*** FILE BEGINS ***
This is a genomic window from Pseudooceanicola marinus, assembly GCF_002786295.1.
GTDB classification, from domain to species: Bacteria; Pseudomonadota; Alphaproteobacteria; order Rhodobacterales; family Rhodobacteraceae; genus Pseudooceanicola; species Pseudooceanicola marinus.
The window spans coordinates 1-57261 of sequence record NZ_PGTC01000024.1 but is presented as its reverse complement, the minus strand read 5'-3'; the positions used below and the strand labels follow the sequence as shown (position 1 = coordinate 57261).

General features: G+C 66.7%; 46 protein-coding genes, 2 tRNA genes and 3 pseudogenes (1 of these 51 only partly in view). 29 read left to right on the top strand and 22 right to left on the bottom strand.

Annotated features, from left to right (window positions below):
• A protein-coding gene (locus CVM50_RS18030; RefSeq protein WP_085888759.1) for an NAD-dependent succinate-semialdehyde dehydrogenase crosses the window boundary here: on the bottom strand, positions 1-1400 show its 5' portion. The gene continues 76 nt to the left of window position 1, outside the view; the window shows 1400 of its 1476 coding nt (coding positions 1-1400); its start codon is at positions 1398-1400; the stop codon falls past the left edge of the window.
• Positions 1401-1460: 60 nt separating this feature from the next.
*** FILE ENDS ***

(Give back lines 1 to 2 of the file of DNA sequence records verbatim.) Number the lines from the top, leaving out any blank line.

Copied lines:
This is a genomic window from Pseudooceanicola marinus, assembly GCF_002786295.1.
GTDB classification, from domain to species: Bacteria; Pseudomonadota; Alphaproteobacteria; order Rhodobacterales; family Rhodobacteraceae; genus Pseudooceanicola; species Pseudooceanicola marinus.